FranceBouchonIsabelleComerroLauraVildi FranceBouchonPrawn

We will leave the cruise ship for a special night in Lyon as our fearless fourteen have reservations at Bouchon des Filles, a top-ten Lyonnaise restaurant that is tucked into an out-of-the-way alley, away from tourists, and run by the creative hands of two charming women, Isabelle Comerro and Laura Vildi. They have planned a 4-course dinner along with a Viognier from the Rhone, a Beaujolais blanc and Beaujolais rosé, and a Gamay from Morgon. I spoke with Isabelle and she asked if we would like to finish with a Rhone red or a Morgon. I had to opt for the Morgon, a wine from the region whose grapes are grown from aging schist and crumbling granite soils and one that has a distinctive flavor of bright berry Gamay and stony remnants. The choice was simple. Morgon is hard to find in the U.S. and we will have our fill of Rhone reds later on this journey.

On Sunday of next week we will be in Tournon tasting Rhone wines in the morning at a vineyard chosen by the people at Viking and on to the medieval and Renaissance buildings of Old Town Viviers, just in time for dinner. We will sleep in Viviers and dream of visiting Van Gogh’s old stomping grounds the next morning while discovering more Grenache and Syrah along the way.

FranceCafeVanGogh FranceVikingLS

The new week begins in Arles, a city with very cool architecture and ancient sites, including a Roman arena that once sat 20,000; and
it’s the city of vibrant colors and striking natural light. We will see where Van Gogh lived and what inspired him on canvas. We visit our new friends Anne and Francois Collard at Chateau Mourges du Gres in the afternoon for a tasting and lunch.

Here’s the simple yet regionally perfect menu from Anne at Chateau Mourges du Gres:

Eggplant terrine with tomato sauce
Charcuterie Plate
Pasta Salad with tomatoes
Goat Cake
Fresh Cherry from the estate
And…more wine from the estate

Next is Avignon, nicknamed the “City of Popes,” as this is where seven Popes called home from 1309 to 1377. We will tour the wine region of Chateauneuf du Pape (House of the Pope) and taste wines with Claude at Verger des Papes (Orchard of the Popes). We’ll be in Pope Heaven as we enjoy lunch outside on their veranda that overlooks the vineyard and valley. We’ll be in no rush to return to our hotel on the Rhone as the ship will be docked overnight, our last one in France.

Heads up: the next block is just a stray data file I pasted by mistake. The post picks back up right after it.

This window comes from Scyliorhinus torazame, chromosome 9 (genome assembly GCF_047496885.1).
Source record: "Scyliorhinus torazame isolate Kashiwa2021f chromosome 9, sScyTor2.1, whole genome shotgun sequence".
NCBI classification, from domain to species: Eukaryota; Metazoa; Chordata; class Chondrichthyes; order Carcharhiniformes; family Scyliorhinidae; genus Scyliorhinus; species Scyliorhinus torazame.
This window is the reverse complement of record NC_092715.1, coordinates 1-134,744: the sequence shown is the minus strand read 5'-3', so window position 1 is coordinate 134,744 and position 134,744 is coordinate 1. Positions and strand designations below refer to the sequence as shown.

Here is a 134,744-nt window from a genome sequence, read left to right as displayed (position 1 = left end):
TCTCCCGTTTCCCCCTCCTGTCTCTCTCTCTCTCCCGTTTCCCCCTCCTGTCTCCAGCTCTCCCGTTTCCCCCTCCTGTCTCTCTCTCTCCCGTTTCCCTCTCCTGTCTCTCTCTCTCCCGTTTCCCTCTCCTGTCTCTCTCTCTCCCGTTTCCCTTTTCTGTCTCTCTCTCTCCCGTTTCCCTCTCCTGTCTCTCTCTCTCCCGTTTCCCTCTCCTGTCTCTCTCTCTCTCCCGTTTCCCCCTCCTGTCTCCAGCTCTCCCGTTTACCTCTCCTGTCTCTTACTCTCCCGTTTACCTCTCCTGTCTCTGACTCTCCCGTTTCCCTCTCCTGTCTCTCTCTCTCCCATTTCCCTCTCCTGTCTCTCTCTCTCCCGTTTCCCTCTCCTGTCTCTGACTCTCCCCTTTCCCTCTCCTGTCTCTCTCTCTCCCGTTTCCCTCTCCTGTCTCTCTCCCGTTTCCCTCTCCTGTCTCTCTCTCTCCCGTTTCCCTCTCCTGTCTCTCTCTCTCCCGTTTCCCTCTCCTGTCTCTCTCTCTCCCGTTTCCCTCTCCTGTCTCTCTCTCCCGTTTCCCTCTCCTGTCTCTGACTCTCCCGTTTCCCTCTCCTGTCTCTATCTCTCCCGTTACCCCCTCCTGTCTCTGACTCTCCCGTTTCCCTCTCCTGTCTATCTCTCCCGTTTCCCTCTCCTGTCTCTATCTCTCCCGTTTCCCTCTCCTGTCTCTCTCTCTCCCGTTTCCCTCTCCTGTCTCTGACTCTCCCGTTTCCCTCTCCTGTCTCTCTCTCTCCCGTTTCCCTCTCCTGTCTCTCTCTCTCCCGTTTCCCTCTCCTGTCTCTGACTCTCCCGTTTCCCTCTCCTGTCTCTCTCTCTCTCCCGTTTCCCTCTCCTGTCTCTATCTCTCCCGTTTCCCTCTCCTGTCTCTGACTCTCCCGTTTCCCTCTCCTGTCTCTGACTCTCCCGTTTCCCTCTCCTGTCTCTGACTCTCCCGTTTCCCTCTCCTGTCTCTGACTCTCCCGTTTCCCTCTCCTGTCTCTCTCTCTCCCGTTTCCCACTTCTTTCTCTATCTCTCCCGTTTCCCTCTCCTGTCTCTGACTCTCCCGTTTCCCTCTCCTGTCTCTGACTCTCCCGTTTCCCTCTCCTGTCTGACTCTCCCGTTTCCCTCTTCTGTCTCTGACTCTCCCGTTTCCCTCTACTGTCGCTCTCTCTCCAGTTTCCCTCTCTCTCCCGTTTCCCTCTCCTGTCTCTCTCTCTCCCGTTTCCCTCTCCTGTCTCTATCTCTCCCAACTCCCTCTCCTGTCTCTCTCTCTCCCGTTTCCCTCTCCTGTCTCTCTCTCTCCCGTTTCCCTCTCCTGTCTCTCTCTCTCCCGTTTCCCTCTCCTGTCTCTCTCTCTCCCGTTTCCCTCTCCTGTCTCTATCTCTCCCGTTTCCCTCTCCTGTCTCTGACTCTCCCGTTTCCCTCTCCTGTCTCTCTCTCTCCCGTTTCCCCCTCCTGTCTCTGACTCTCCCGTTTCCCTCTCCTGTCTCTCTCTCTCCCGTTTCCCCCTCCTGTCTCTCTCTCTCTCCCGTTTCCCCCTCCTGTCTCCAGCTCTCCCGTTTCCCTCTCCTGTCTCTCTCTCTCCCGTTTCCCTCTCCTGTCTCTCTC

A wine tasting will be planned back in Wisconsin to reacquaint ourselves with the three French wine regions (and food) and introduce others to what they missed. This will be open to all…so stay tuned and look for our pictures and stories at the end of May.

The Next Tour

Where to go next? LaMacchia Travel and corkmeetsfork are willing to sneak in a quick visit to either Italy or Spain this fall. We could not fill up our last trip to Spain but are willing to give it another try. The vineyard owners are still waiting for us. Italy is a no brainer and always seems to fill up as soon as it’s announced. This time through, I’m thinking Alto Adige in the north for three days and Tuscany and our very own villa to finish the trip. We would depart in late September or early October of 2015. I’d like to hear those that are interested.

Eat well…Drink well… BDTopMacieBob

Robert J. Mitchell




Did you know?

The Chablis Appellation in Burgundy is separate (to the north) from the rest of the well-known French wine region and it’s actually closer to Champagne than Burgundy. The dominant soil there is called “Kemmeridgian” limestone (the same as Champagne). The white chalky texture retains and reflects the warmth of the sun, which helps the grapes ripen and adds that “Chablis crispness” to their very special wines.
And most importantly, all wines are white and only contain the Chardonnay grape.